Stand with your head, shoulders, and back against a wall with your feet about 1 to 2 feet away from the wall and shoulder width apart. Press your lower back into the wall and squat as if you were going to sit down, holding your knees at approximately a 90-degree angle. Stand up slowly, keeping your back and buttocks in contact with the wall.

If you wish to know more or have any further questions about how osteopathy could help you with your exciting journey through pregnancy. Tom works at one of the studios where I teach. Contact Tom at EDH Physio and Fitness (07551424370).



31 July 2018


Tips for your birth partners!

Worried you may not get the support you want or need? Is your birth partner anxious that they won't know how to help you in the way you need them to? Get your birth partner prepared before the big day by giving them a list of how they can help you in the best possible way. Perhaps print this off and pass it onto them. 

  1. Use your initiative and give her positive encouragement and reassurance
  2. If things seem to be getting intense and difficult to cope with maintain eye contact and remain calm
  3. Plenty of massage (if wanted - not every women likes a massage)
  4. Speak quietly and gently
  5. Encourage her to breath slowly and steadily – concentrating on a long outbreath
  6. Remind her to relax her jaw, and drop her shoulders
  7. Remind her to go to the toilet every hour and give her assistance if she needs it
  8. Explain what’s happening
  9. Give her drinks if she’s thirsty, snacks if she’s hungry
  10. Help her to reapply lip balm, face mist, moisturiser as needed
  11. Act as advocate – explain her needs (and yours) to healthcare staff and ensure they read your birth plan
  12. Remind staff to ask for her consentbefore they do any interventions
  13. Keep your own strength up – sandwiches, biscuits, drinks
  14. Just be with her and enjoy the birth of your child together
  15. Before making any big decisions - remember the acronym:

B enefits                       

R isks                           

A lternatives                          

I nstinct                      

N othing

Feel free to add any of your own tips!

These tips and more will be covered at my Birth Journey antenatal workshop series for expectant parents. There are 2 spaces left - so be quick to reserve yours! For more information and to book click on above link.


2 July 2018

Placentas and Placentophagy - is it weird fad or delicious and nutritious?

There is a growing trend in consuming your own placenta for health benefits – this is called placentophagy. You may have heard of some people eating their own placenta and raving about the benefits. Or you may get squeamish at the thought of eating an organ that your body has made.

One can consume their own placenta (or someone else’s) in various forms:

  1. as a smoothie mixed in with fruit, yoghurt and/or milk
  2. sautéed and fried
  3. mixed in with ground beef in a lasagne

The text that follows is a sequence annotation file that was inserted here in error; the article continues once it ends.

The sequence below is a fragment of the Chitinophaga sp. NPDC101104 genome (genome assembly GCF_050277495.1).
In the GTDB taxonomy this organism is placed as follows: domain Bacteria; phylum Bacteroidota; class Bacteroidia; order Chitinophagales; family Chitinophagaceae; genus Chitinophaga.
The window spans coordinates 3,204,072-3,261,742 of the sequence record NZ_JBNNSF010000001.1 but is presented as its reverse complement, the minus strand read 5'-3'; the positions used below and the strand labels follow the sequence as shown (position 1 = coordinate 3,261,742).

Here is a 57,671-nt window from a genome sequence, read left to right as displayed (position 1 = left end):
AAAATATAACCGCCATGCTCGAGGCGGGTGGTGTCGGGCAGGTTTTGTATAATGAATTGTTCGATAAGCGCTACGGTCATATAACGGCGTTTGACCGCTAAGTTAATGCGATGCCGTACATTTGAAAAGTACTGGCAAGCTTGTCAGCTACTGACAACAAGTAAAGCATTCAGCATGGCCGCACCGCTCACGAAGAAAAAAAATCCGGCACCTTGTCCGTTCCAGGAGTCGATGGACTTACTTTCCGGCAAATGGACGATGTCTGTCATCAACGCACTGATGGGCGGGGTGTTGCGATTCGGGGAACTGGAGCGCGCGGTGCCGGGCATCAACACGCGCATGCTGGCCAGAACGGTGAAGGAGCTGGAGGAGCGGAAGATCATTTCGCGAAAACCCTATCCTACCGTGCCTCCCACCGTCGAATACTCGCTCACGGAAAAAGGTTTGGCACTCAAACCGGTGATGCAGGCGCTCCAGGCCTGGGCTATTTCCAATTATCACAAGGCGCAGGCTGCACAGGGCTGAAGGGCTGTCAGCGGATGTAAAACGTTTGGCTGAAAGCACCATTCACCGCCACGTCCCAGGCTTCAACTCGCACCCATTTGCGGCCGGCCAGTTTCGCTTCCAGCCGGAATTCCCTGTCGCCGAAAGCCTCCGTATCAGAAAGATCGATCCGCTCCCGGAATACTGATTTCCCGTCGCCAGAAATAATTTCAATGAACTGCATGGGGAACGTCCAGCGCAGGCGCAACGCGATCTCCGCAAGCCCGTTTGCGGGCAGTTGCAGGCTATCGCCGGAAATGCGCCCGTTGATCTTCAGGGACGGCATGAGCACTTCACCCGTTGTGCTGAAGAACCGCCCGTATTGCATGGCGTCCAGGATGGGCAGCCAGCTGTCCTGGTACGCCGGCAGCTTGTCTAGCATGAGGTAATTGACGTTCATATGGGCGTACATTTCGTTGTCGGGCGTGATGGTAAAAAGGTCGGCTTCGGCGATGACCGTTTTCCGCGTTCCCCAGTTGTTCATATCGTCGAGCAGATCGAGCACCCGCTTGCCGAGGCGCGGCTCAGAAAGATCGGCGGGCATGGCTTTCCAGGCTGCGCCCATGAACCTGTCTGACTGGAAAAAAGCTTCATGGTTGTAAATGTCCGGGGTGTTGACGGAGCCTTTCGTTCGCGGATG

4. dried, ground and encapsulated
  5. in a tincture
  6. if you are feeling brave – have it raw (but washed)

For humans, this practice is fairly recent. However, animals have been eating their own placenta forever and they eat it raw straight after the birth. It is thought they eat it so they get rid of any smell that will attracts predators – so it is a preservation thing.

In humans, the first record of placentophagy are tied to the natural birth and home birth movement in the US during the 60s. However, it is only in the last 10 years that it was become a well-known practice. The recent popularity is mainly due to greater awareness in the media. A number of doula and midwives advocate this practice. During my years working as a midwife I rarely came across it whilst working in the NHS, however, it was very common practice amongst my clients as an independent midwife. Again, this can be attributed to number of home births I did and perhaps with women wanting to explore alternative treatments for a healthier lifestyle.

So, what are the benefits? It is thought to:

  • boost milk production
  • fight postpartum depression
  • reduce pain in recovery
  • increase energy
  • increase iron-intake

Unfortunately, not much research has been done on the amounts of nutrients in a placenta and if the cooking/dehydrating process degrades the beneficial hormones and nutrients.

After the birth, the midwife will check the placenta and cord for any abnormalities – this forms part of the clinical care of the mother and baby. If there are abnormalities it is recommended your placenta be sent for analysis. Ask her to show you what she is looking out for. I’ve had plenty of clients ask me to show them their placenta and how it functions and they are all in awe that their body made this organ! It is fascinating (I think)! If the placenta is ok, then feel free to ask to keep it. This is your organ and therefore you have the right to decide what to do with your own placenta.

This topic will be covered further at my Birth Journey antenatal workshop for new expectant parents. Early bird offer closes on 4th July - so be quick to book your space!

If you are interested in tasting your own placenta but are too squeamish to eat it in its original form, you can have it dried, ground up into powder and encapsulated. I can recommend Doulas of Kew who offer this service - you need to book and arrange it with advance notice so please book early.


29 May 2018

How do I know my baby is growing well and is healthy?